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Few investors have a firm grasp of the length of time environmental studies and the approvals process requires. Having visited numerous investor forums, we realized many investors believe a property is drilled and then mined, after a brief permitting period. Quite the opposite is true, as explained to us by Richard Blubaugh, environmental manager for Powertech Uranium (PWE). A highly respected environmental manager, Mr. Blubaugh got his start in government service before moving to private industry. We found the same governmental background with others of Mr. Blubaugh’s caliber, such as Strathmore Minerals’ (STHJF.PK) Juan Velasquez and Uranerz Energy’s (URZ) Glenn Catchpole.

As you will soon discover, while reading this interview, permitting uranium mining requires more than a simple application to mine. And, as we discovered, the process can take between three and six years (sometimes even longer), costing several million dollars and requiring numerous scientific studies on a company’s property.

StockInterview: After studying several company news releases, it appears one of the first environmental studies required is the archaeological survey. Why is that done before mining uranium?

Richard Blubaugh: The archaeological surveys are required to evaluate cultural, archaeological and paleontological resources. It’s necessary to do to in order to identify and protect those resources for the whole state—academia as well. You can’t really go out and disturb these areas without knowing what’s there, what might be valuable and what might not. The first thing is to identify a reputable and competent archaeologist or a group of archaeological professionals that have some standing with the regulatory community.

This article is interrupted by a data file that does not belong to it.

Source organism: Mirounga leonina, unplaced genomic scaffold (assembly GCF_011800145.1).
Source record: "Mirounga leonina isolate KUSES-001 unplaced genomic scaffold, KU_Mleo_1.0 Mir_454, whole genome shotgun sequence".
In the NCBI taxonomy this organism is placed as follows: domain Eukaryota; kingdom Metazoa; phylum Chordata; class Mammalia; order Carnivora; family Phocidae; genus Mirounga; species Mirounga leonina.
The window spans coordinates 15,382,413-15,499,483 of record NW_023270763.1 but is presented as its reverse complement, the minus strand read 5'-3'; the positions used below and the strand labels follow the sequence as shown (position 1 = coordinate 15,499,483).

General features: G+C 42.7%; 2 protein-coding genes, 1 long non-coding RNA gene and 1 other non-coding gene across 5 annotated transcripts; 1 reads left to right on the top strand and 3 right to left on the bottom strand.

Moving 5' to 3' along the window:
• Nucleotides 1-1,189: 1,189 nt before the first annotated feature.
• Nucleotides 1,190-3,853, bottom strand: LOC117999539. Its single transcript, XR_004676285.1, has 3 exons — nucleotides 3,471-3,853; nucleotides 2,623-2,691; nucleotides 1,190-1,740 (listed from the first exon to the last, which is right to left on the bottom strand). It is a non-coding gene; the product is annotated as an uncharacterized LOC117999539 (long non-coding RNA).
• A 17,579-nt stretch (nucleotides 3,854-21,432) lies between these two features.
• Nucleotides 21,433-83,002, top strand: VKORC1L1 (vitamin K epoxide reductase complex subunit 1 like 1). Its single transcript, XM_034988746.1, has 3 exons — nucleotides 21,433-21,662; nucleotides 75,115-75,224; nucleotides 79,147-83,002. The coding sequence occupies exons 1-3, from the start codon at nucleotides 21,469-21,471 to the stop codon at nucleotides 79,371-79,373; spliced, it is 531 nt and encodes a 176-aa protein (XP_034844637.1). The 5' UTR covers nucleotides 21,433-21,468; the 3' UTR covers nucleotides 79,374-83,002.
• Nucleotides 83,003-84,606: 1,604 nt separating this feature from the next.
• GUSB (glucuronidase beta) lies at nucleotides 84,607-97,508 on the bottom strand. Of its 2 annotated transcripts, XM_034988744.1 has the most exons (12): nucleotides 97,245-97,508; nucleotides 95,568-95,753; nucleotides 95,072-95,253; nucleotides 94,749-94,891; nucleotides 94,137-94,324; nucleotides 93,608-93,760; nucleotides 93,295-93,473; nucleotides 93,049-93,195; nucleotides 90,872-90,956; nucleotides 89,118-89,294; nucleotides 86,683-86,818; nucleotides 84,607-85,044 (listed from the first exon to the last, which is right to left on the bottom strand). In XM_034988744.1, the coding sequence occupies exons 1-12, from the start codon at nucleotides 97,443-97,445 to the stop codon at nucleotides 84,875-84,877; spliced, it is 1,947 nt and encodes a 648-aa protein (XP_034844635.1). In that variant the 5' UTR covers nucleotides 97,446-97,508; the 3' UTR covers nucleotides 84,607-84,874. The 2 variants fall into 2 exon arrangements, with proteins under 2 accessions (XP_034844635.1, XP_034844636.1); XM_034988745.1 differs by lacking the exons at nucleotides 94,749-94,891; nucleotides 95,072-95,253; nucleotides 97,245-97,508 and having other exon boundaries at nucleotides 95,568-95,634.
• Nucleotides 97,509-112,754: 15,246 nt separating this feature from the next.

StockInterview: What does the consulting group do then?

Richard Blubaugh:
They start with literature review, which would go through the records and see if any previous studies have been done in this area. Those studies are archived generally with the state archaeologists or historical preservation society. Then they determine best where to start and, in this case, we are asking them to start where our drill sites are located because we want to clear those sites so that we can go ahead and start our drilling activities. Then they will review the rest of the property. It could take anywhere from months to years depending upon what’s found in any given area.

StockInterview: What happens if you find something of historical interest?

Richard Blubaugh: If you find something, this doesn’t mean you are out of luck or your project is stopped. It just means that it’s going to take a little more time and effort to deal. It usually is a negotiated process under the Federal actions, a Section 106 consultation. If it’s determined to be eligible, then it requires more research and negotiation, which is often avoidance. You fence it off or somehow mark it and stay away from it. But if you have to disturb an area where there’s a cultural asset, then that requires mitigation through digging, identifying, recording, photographing and reporting on everything that’s found. Then, that stuff is often removed and archived in a museum.

StockInterview: What do the archaeological consultants look for when going over your ground?

Richard Blubaugh:
Items such as dinosaur bones or old stone tools and baskets, and historical resources, which are within the last few hundred years, since the white man has been on the continent. You could have buildings, an old school building or some other structure that had some significance, which maybe is a hundred or more years old.

StockInterview: How does your initial review for PowerTech in South Dakota look with regards to this part of the environmental studies?